- Tyler Courtney won Sunday night’s USAC Feature at Susquehanna Speedway (Michael Fry photo).
YORK HAVEN, Pa. — A perfect driving performance from start-to-finish in dirt track racing is a nearly impossible task to achieve.
There are so many variables at play – some that are controllable and some that are not.
Tyler Courtney appeared to have seen Sunday night’s USAC Eastern Storm presented by DMI finale drift away on multiple occasions. But, when it came to crunch time, the 23-year-old from Indianapolis, Indiana was about as picture-perfect as you could imagine.
Courtney utilized a turn one slide job on Thomas Meseraull with just two laps remaining, which proved to be the winning moment on the way to claiming his third career USAC AMSOIL National Sprint Car feature victory and his second of the 2017 season.
Meanwhile, Chris Windom’s ninth-place run was devoid of much in the way of style points, but it was just enough to eke out his first Eastern Storm title by four points over Kevin Thomas, Jr.
“It’s pretty special,” Windom exclaimed. “I ran second behind Bryan (Clauson) last year and ran second to Levi Jones in this deal too. There’s been way too many seconds and I was ready to get the first one out of the way. This one is pretty high up on the list. We’ve won Indiana Sprint Week and now Eastern Storm. That’s very special to me, but it’s not just me, it’s for the team. They’ve worked their butts off in the hotel parking lot all week.”
“It’s been a grueling week out here in the heat. If it wasn’t for them, I wouldn’t be here.”
Windom entered the feature with a 16-point lead in the standings and would roll off sixth on the grid after earlier recording the ProSource Fast Qualifying time.
Chad Boespflug grabbed the lead at the start, sliding to the top and the lead on the initial corner from his pole starting position ahead of Courtney. On the fourth lap, Courtney slid Boespflug for first exiting the fourth corner before surging ahead to the lead at the line.
Trevor Kobylarz nosed into the turn four outer guardrail on lap 11, setting up a restart that Meseraull used to his advantage.
“I thought on this start, just throw a slider on him,” Meseraull recalls. “There’s nothing to lose but a spot or two. I hit the curb off two just right. Next thing you know, man, he’s not there, he’s not there, he’s not there. I just started driving it harder and harder and harder. The next thing you know, the track started building a curb. You don’t want to be out front in case you’re gone and make a mistake and turn it over because when the curb is a foot tall, you can turn it over.”
One lap later, Justin Grant slid Courtney for second entering turn three. Courtney decided to stop fooling around, settled down and ripped second back away from Grant entering turn one.
“Once Meseraull got by and Justin tried to pass me, I knew I had to get going,” Courtney said. “I had to stop messing around and making mistakes. I had to get back by Justin and figure out what I wanted to do with my racecar. It’s a lot easier chasing the rabbit than it is being the rabbit, at least in my shoes.”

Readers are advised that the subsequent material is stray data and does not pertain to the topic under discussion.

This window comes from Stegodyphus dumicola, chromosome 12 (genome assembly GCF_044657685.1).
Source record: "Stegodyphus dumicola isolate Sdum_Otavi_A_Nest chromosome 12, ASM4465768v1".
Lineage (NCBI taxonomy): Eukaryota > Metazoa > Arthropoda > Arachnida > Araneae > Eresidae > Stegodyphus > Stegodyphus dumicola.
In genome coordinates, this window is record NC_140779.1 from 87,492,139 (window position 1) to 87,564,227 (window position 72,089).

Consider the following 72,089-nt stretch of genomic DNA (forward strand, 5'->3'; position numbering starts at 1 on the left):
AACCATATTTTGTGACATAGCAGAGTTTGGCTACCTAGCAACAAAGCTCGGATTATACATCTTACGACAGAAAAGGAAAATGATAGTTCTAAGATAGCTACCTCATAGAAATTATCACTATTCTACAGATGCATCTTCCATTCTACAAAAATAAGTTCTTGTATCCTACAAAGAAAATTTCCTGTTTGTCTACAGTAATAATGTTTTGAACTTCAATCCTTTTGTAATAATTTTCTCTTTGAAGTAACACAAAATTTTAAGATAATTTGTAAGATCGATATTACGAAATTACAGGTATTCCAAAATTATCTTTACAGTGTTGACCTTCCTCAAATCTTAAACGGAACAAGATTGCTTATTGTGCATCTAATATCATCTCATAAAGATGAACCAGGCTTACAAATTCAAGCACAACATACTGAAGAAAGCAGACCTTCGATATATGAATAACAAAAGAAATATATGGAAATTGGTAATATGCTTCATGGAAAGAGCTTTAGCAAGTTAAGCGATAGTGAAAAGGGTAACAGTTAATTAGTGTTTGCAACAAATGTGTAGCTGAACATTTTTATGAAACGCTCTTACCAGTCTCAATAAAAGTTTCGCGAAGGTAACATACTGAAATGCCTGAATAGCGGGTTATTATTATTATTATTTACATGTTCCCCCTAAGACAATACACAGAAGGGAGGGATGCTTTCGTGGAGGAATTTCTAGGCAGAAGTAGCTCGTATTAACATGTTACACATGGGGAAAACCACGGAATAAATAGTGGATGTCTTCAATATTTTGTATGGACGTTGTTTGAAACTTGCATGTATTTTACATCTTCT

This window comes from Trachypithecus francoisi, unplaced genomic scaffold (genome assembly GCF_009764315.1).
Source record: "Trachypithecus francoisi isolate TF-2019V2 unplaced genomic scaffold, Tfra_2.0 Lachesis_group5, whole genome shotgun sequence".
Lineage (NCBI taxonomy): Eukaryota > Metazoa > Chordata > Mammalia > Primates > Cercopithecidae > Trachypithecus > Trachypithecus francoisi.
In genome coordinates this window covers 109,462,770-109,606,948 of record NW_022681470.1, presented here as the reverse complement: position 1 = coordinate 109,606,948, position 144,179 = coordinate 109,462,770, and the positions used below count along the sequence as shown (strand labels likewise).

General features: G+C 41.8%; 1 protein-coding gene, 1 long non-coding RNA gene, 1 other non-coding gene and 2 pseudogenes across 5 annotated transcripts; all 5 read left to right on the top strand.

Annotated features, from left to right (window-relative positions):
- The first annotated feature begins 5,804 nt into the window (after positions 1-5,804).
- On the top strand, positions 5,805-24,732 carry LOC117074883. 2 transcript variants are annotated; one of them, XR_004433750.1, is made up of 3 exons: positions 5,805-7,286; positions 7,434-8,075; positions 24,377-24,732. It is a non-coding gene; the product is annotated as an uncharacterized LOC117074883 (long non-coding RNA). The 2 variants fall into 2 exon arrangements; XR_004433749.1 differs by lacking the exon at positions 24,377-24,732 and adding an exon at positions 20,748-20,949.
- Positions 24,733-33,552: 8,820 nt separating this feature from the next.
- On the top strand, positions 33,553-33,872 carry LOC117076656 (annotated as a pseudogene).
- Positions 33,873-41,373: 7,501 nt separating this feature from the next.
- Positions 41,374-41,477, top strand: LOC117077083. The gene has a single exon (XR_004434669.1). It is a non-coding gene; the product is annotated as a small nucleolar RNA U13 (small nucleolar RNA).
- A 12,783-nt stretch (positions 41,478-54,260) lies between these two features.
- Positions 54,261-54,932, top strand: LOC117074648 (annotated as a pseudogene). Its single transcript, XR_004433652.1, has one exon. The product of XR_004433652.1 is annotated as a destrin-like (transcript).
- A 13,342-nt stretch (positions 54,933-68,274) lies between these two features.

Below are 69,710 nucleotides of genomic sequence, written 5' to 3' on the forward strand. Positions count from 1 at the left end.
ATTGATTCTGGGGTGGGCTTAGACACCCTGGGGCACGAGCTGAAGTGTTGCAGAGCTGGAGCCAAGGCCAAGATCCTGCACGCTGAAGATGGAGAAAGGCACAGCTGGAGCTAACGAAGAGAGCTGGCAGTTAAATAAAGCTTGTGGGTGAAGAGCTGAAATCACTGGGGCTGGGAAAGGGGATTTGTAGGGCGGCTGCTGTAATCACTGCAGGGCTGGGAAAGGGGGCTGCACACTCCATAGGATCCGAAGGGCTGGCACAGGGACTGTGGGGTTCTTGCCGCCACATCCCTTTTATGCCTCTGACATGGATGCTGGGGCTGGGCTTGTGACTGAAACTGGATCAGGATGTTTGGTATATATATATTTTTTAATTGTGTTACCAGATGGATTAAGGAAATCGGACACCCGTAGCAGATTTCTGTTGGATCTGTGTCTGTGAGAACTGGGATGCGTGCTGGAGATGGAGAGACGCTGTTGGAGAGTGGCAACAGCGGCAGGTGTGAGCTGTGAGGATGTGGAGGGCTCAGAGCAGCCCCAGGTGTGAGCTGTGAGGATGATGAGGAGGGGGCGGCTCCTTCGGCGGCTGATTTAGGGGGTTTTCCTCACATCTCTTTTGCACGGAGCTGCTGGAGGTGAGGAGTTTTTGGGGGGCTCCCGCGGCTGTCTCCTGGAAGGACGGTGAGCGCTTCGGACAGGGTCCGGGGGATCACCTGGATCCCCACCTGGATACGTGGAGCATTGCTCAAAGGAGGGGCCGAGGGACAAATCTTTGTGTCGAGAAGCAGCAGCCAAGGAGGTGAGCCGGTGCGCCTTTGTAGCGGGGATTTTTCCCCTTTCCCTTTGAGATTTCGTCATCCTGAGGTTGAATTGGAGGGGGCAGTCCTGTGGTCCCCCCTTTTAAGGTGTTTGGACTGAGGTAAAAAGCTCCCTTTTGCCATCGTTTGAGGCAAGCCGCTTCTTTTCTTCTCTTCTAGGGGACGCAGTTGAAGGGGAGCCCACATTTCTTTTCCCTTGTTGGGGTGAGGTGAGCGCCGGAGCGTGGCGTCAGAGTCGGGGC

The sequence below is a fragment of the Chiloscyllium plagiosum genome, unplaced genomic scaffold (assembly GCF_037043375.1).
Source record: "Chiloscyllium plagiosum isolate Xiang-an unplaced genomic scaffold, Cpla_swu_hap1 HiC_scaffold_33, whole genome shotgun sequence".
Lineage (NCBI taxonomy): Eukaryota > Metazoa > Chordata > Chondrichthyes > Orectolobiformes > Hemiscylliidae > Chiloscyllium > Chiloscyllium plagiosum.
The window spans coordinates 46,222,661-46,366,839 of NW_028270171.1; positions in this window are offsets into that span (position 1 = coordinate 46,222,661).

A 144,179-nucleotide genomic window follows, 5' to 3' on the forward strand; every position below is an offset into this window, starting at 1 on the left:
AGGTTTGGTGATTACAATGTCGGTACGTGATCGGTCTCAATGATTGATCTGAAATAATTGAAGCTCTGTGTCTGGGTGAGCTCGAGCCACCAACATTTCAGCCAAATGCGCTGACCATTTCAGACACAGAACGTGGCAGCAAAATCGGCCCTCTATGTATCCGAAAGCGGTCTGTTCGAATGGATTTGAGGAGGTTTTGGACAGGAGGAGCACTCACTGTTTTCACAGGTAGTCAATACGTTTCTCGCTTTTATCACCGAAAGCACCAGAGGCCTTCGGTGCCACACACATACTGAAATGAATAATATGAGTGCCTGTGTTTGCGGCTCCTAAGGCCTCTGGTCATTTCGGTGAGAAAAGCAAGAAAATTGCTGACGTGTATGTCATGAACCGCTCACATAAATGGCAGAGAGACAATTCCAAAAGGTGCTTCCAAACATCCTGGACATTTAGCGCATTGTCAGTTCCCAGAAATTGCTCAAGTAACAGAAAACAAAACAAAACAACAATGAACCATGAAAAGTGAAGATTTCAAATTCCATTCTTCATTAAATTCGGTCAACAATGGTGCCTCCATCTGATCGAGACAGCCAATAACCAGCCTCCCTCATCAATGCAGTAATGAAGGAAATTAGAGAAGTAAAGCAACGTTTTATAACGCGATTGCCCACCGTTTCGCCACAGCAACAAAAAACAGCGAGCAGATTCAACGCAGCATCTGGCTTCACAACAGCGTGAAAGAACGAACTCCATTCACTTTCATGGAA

Meanwhile, Windom’s chase for the Eastern Storm title was in peril after dropping from sixth to tenth after tangling with Boespflug, thus providing him with minimal wiggle room down the stretch to earn enough points to claim the title.
In the final laps, though, Courtney turned it up a notch in his pursuit of Meseraull, which almost bit him.
“I got up over the cushion and got way sideways off turn four and kept it going,” Courtney details. “I thought I was going to have to settle for second there at that point. But I hit the top and kept digging my way back to Thomas. I think it’s almost a blessing in disguise that I got to chase Thomas and see what he was doing and if he was getting tight. I’m not really known for running the cushion like that, though. It got real big there on the exit of two and four.”
With five to go, Courtney was revitalized, banging off the cush and selling t-shirts, chopping into Meseraull’s lead as the frontrunners encountered lapped traffic. Meseraull split between the two cars of Kyle Moody and Matt Westfall, which, at first, appeared to be a decisive move that put this one on ice. However, Courtney refused to settle, sprinting past Moody on the back straightaway and throwing it deep into turn three on the bottom to dispose of Westfall and tuck right in behind Meseraull with two to go.
“I didn’t know how many laps were left, but I knew it was getting down to the wire,” Courtney remembers. “Getting by Westfall was one of the biggest moves of the race. That’s what got me to Thomas’s bumper. I stopped making the mistakes I was at the beginning of the race and I reeled him in. Thomas was kind of hesitant around the lapped cars and I capitalized on that.”
Courtney was hauling and lined up his bid for the lead on Meseraull heading into turn one on the 29th lap where he dove to the bottom and connected on his slider to take over the position with just a lap-and-a-half to go.